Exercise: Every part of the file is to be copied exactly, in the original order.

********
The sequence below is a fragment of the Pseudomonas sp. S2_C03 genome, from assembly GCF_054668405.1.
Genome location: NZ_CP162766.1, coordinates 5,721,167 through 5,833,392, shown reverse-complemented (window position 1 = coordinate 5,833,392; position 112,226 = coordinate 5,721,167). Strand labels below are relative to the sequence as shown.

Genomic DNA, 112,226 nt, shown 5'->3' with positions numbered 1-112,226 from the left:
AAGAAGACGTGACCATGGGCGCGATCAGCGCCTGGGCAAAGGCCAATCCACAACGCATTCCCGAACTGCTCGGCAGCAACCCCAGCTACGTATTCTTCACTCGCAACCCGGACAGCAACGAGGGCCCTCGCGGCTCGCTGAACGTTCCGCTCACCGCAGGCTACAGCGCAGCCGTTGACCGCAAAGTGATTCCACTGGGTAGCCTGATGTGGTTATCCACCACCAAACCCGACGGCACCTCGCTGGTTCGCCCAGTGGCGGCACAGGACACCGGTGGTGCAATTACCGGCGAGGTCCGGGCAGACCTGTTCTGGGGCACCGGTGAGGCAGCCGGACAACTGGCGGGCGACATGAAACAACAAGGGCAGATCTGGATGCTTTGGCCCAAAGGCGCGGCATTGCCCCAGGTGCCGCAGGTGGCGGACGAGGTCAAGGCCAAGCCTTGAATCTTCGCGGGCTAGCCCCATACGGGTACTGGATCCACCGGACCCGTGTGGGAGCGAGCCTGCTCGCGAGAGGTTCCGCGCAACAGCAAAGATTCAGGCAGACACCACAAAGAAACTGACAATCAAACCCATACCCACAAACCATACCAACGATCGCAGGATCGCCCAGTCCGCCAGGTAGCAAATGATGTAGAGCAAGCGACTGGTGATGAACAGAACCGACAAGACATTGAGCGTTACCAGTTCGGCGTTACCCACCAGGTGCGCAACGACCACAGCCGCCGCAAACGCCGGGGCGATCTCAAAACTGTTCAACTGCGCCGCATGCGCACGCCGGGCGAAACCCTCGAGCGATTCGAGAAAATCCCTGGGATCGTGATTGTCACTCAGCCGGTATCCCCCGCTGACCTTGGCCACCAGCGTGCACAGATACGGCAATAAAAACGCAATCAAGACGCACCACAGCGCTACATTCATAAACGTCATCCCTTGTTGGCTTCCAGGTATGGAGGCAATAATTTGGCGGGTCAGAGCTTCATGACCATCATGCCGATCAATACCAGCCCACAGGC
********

The sequence below is a fragment of the Pseudomonas sp. S2_C03 genome, from assembly GCF_054668405.1.
Genome location: NZ_CP162766.1, coordinates 5,721,167 through 5,833,392, shown reverse-complemented (window position 1 = coordinate 5,833,392; position 112,226 = coordinate 5,721,167). Strand labels below are relative to the sequence as shown.

Genomic DNA, 112,226 nt, shown 5'->3' with positions numbered 1-112,226 from the left:
AAGAAGACGTGACCATGGGCGCGATCAGCGCCTGGGCAAAGGCCAATCCACAACGCATTCCCGAACTGCTCGGCAGCAACCCCAGCTACGTATTCTTCACTCGCAACCCGGACAGCAACGAGGGCCCTCGCGGCTCGCTGAACGTTCCGCTCACCGCAGGCTACAGCGCAGCCGTTGACCGCAAAGTGATTCCACTGGGTAGCCTGATGTGGTTATCCACCACCAAACCCGACGGCACCTCGCTGGTTCGCCCAGTGGCGGCACAGGACACCGGTGGTGCAATTACCGGCGAGGTCCGGGCAGACCTGTTCTGGGGCACCGGTGAGGCAGCCGGACAACTGGCGGGCGACATGAAACAACAAGGGCAGATCTGGATGCTTTGGCCCAAAGGCGCGGCATTGCCCCAGGTGCCGCAGGTGGCGGACGAGGTCAAGGCCAAGCCTTGAATCTTCGCGGGCTAGCCCCATACGGGTACTGGATCCACCGGACCCGTGTGGGAGCGAGCCTGCTCGCGAGAGGTTCCGCGCAACAGCAAAGATTCAGGCAGACACCACAAAGAAACTGACAATCAAACCCATACCCACAAACCATACCAACGATCGCAGGATCGCCCAGTCCGCCAGGTAGCAAATGATGTAGAGCAAGCGACTGGTGATGAACAGAACCGACAAGACATTGAGCGTTACCAGTTCGGCGTTACCCACCAGGTGCGCAACGACCACAGCCGCCGCAAACGCCGGGGCGATCTCAAAACTGTTCAACTGCGCCGCATGCGCACGCCGGGCGAAACCCTCGAGCGATTCGAGAAAATCCCTGGGATCGTGATTGTCACTCAGCCGGTATCCCCCGCTGACCTTGGCCACCAGCGTGCACAGATACGGCAATAAAAACGCAATCAAGACGCACCACAGCGCTACATTCATAAACGTCATCCCTTGTTGGCTTCCAGGTATGGAGGCAATAATTTGGCGGGTCAGAGCTTCATGACCATCATGCCGATCAATACCAGCCCACAGGC